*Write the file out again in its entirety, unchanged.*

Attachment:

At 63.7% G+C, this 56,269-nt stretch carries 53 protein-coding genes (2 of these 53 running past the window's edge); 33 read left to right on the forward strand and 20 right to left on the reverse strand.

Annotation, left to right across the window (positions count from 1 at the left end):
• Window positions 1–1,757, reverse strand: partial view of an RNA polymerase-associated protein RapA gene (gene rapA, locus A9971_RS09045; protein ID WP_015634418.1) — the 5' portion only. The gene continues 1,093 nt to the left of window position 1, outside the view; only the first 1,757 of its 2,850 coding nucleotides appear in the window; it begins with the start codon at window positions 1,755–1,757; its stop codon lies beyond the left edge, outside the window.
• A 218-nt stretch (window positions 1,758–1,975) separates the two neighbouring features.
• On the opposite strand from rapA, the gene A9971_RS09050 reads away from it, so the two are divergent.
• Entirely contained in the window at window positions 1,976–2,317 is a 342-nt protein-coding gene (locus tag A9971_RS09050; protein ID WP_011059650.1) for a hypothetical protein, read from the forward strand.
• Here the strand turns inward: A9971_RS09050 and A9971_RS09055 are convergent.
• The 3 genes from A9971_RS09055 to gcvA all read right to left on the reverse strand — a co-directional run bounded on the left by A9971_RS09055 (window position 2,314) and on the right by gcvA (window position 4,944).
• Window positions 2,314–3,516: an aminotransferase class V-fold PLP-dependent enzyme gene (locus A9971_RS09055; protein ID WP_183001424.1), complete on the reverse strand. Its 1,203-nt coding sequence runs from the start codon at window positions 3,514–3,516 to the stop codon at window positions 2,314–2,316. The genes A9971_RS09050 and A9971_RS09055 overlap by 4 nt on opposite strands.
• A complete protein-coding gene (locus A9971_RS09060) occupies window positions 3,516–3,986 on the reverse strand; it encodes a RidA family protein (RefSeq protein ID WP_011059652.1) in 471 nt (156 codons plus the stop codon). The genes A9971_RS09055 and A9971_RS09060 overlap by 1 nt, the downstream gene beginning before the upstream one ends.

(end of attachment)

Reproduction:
At 63.7% G+C, this 56,269-nt stretch carries 53 protein-coding genes (2 of these 53 running past the window's edge); 33 read left to right on the forward strand and 20 right to left on the reverse strand.

Annotation, left to right across the window (positions count from 1 at the left end):
• Window positions 1–1,757, reverse strand: partial view of an RNA polymerase-associated protein RapA gene (gene rapA, locus A9971_RS09045; protein ID WP_015634418.1) — the 5' portion only. The gene continues 1,093 nt to the left of window position 1, outside the view; only the first 1,757 of its 2,850 coding nucleotides appear in the window; it begins with the start codon at window positions 1,755–1,757; its stop codon lies beyond the left edge, outside the window.
• A 218-nt stretch (window positions 1,758–1,975) separates the two neighbouring features.
• On the opposite strand from rapA, the gene A9971_RS09050 reads away from it, so the two are divergent.
• Entirely contained in the window at window positions 1,976–2,317 is a 342-nt protein-coding gene (locus tag A9971_RS09050; protein ID WP_011059650.1) for a hypothetical protein, read from the forward strand.
• Here the strand turns inward: A9971_RS09050 and A9971_RS09055 are convergent.
• The 3 genes from A9971_RS09055 to gcvA all read right to left on the reverse strand — a co-directional run bounded on the left by A9971_RS09055 (window position 2,314) and on the right by gcvA (window position 4,944).
• Window positions 2,314–3,516: an aminotransferase class V-fold PLP-dependent enzyme gene (locus A9971_RS09055; protein ID WP_183001424.1), complete on the reverse strand. Its 1,203-nt coding sequence runs from the start codon at window positions 3,514–3,516 to the stop codon at window positions 2,314–2,316. The genes A9971_RS09050 and A9971_RS09055 overlap by 4 nt on opposite strands.
• A complete protein-coding gene (locus A9971_RS09060) occupies window positions 3,516–3,986 on the reverse strand; it encodes a RidA family protein (RefSeq protein ID WP_011059652.1) in 471 nt (156 codons plus the stop codon). The genes A9971_RS09055 and A9971_RS09060 overlap by 1 nt, the downstream gene beginning before the upstream one ends.